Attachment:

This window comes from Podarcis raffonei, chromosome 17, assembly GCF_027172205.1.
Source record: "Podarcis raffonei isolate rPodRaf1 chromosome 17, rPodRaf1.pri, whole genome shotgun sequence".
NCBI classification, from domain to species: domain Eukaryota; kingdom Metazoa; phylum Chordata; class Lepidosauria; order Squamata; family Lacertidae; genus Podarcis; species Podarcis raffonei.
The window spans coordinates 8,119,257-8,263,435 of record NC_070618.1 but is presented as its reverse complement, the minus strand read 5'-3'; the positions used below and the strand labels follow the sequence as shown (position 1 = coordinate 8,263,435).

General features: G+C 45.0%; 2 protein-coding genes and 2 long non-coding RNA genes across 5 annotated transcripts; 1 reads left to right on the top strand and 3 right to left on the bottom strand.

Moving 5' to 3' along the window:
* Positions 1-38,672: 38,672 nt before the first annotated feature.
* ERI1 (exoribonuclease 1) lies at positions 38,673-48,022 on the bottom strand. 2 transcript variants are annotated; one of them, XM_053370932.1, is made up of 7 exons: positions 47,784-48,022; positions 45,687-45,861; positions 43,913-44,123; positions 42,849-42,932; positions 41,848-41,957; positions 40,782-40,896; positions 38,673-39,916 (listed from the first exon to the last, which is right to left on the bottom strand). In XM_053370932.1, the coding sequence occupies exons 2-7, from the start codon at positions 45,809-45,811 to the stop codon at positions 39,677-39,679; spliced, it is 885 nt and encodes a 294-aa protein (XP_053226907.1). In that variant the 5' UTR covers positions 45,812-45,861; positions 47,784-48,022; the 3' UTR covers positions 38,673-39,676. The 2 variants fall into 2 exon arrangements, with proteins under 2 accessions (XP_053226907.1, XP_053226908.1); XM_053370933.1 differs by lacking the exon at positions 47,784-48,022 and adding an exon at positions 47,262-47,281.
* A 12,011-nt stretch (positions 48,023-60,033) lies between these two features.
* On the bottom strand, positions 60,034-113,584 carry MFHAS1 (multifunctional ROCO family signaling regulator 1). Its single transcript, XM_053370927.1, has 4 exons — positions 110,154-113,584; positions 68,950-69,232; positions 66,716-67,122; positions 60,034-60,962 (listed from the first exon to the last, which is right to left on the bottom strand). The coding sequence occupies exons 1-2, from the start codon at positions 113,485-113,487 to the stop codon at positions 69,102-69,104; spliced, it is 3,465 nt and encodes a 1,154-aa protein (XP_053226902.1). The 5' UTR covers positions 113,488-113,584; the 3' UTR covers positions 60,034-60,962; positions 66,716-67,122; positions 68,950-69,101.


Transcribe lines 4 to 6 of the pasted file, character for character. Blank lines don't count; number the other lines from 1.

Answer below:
The window spans coordinates 8,119,257-8,263,435 of record NC_070618.1 but is presented as its reverse complement, the minus strand read 5'-3'; the positions used below and the strand labels follow the sequence as shown (position 1 = coordinate 8,263,435).

General features: G+C 45.0%; 2 protein-coding genes and 2 long non-coding RNA genes across 5 annotated transcripts; 1 reads left to right on the top strand and 3 right to left on the bottom strand.

Moving 5' to 3' along the window: